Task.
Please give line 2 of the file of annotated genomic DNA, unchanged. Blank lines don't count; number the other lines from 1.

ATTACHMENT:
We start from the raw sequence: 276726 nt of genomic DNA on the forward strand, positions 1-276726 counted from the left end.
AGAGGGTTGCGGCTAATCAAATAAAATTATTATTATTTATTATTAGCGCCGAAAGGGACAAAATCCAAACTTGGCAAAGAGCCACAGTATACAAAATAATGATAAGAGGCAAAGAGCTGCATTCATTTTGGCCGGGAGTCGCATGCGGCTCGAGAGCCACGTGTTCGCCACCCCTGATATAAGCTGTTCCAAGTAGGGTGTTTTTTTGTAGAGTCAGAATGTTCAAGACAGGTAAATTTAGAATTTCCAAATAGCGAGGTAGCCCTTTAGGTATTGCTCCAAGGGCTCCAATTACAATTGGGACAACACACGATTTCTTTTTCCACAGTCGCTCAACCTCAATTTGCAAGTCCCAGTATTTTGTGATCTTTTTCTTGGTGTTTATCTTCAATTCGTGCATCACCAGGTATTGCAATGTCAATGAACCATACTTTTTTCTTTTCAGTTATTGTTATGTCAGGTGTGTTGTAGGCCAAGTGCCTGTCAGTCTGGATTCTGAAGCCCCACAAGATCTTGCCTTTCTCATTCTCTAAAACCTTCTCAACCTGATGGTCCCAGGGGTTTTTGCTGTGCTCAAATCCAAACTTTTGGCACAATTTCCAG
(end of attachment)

AGAGGGTTGCGGCTAATCAAATAAAATTATTATTATTTATTATTAGCGCCGAAAGGGACAAAATCCAAACTTGGCAAAGAGCCACAGTATACAAAATAATGATAAGAGGCAAAGAGCTGCATTCATTTTGGCCGGGAGTCGCATGCGGCTCGAGAGCCACGTGTTCGCCACCCCTGATATAAGCTGTTCCAAGTAGGGTGTTTTTTTGTAGAGTCAGAATGTTCAAGACAGGTAAATTTAGAATTTCCAAATAGCGAGGTAGCCCTTTAGGTATTGCTCCAAGGGCTCCAATTACAATTGGGACAACACACGATTTCTTTTTCCACAGTCGCTCAACCTCAATTTGCAAGTCCCAGTATTTTGTGATCTTTTTCTTGGTGTTTATCTTCAATTCGTGCATCACCAGGTATTGCAATGTCAATGAACCATACTTTTTTCTTTTCAGTTATTGTTATGTCAGGTGTGTTGTAGGCCAAGTGCCTGTCAGTCTGGATTCTGAAGCCCCACAAGATCTTGCCTTTCTCATTCTCTAAAACCTTCTCAACCTGATGGTCCCAGGGGTTTTTGCTGTGCTCAAATCCAAACTTTTGGCACAATTTCCAG